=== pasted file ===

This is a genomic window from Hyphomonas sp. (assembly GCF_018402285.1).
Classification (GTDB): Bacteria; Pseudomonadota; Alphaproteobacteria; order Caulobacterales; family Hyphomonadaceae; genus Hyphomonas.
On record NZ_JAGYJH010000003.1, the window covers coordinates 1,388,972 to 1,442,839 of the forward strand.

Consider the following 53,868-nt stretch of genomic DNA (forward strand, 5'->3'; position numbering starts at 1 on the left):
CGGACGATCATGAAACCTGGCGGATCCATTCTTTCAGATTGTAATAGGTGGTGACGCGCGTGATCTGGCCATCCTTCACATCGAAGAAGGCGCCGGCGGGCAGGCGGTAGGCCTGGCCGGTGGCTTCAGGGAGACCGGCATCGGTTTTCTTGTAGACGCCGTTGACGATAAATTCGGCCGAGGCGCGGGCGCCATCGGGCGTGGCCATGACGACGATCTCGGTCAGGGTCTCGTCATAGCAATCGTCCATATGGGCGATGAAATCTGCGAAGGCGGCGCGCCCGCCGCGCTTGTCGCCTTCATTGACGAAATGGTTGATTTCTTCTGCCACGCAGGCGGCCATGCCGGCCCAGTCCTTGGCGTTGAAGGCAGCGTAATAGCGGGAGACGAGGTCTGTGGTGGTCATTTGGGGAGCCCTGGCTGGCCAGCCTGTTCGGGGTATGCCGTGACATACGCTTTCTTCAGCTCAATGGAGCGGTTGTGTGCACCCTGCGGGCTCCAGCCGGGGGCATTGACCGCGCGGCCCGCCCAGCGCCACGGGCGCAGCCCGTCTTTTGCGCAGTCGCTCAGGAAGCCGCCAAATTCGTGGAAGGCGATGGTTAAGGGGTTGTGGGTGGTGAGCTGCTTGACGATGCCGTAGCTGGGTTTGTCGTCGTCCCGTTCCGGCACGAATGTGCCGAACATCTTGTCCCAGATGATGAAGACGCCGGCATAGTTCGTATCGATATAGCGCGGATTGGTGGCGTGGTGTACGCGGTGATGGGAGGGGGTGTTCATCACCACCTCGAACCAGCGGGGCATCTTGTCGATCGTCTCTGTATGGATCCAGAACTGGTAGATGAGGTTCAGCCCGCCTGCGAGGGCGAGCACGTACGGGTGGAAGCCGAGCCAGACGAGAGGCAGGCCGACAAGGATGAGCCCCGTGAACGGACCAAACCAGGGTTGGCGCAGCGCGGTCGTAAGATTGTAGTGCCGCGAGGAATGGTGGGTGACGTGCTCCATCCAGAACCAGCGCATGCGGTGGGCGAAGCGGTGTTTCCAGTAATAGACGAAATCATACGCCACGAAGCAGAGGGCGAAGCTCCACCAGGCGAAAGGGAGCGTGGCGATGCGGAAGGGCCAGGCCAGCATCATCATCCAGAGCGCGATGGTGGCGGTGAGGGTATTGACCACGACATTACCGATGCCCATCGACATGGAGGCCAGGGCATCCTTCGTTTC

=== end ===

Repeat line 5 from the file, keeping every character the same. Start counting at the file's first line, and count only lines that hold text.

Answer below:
CGGACGATCATGAAACCTGGCGGATCCATTCTTTCAGATTGTAATAGGTGGTGACGCGCGTGATCTGGCCATCCTTCACATCGAAGAAGGCGCCGGCGGGCAGGCGGTAGGCCTGGCCGGTGGCTTCAGGGAGACCGGCATCGGTTTTCTTGTAGACGCCGTTGACGATAAATTCGGCCGAGGCGCGGGCGCCATCGGGCGTGGCCATGACGACGATCTCGGTCAGGGTCTCGTCATAGCAATCGTCCATATGGGCGATGAAATCTGCGAAGGCGGCGCGCCCGCCGCGCTTGTCGCCTTCATTGACGAAATGGTTGATTTCTTCTGCCACGCAGGCGGCCATGCCGGCCCAGTCCTTGGCGTTGAAGGCAGCGTAATAGCGGGAGACGAGGTCTGTGGTGGTCATTTGGGGAGCCCTGGCTGGCCAGCCTGTTCGGGGTATGCCGTGACATACGCTTTCTTCAGCTCAATGGAGCGGTTGTGTGCACCCTGCGGGCTCCAGCCGGGGGCATTGACCGCGCGGCCCGCCCAGCGCCACGGGCGCAGCCCGTCTTTTGCGCAGTCGCTCAGGAAGCCGCCAAATTCGTGGAAGGCGATGGTTAAGGGGTTGTGGGTGGTGAGCTGCTTGACGATGCCGTAGCTGGGTTTGTCGTCGTCCCGTTCCGGCACGAATGTGCCGAACATCTTGTCCCAGATGATGAAGACGCCGGCATAGTTCGTATCGATATAGCGCGGATTGGTGGCGTGGTGTACGCGGTGATGGGAGGGGGTGTTCATCACCACCTCGAACCAGCGGGGCATCTTGTCGATCGTCTCTGTATGGATCCAGAACTGGTAGATGAGGTTCAGCCCGCCTGCGAGGGCGAGCACGTACGGGTGGAAGCCGAGCCAGACGAGAGGCAGGCCGACAAGGATGAGCCCCGTGAACGGACCAAACCAGGGTTGGCGCAGCGCGGTCGTAAGATTGTAGTGCCGCGAGGAATGGTGGGTGACGTGCTCCATCCAGAACCAGCGCATGCGGTGGGCGAAGCGGTGTTTCCAGTAATAGACGAAATCATACGCCACGAAGCAGAGGGCGAAGCTCCACCAGGCGAAAGGGAGCGTGGCGATGCGGAAGGGCCAGGCCAGCATCATCATCCAGAGCGCGATGGTGGCGGTGAGGGTATTGACCACGACATTACCGATGCCCATCGACATGGAGGCCAGGGCATCCTTCGTTTC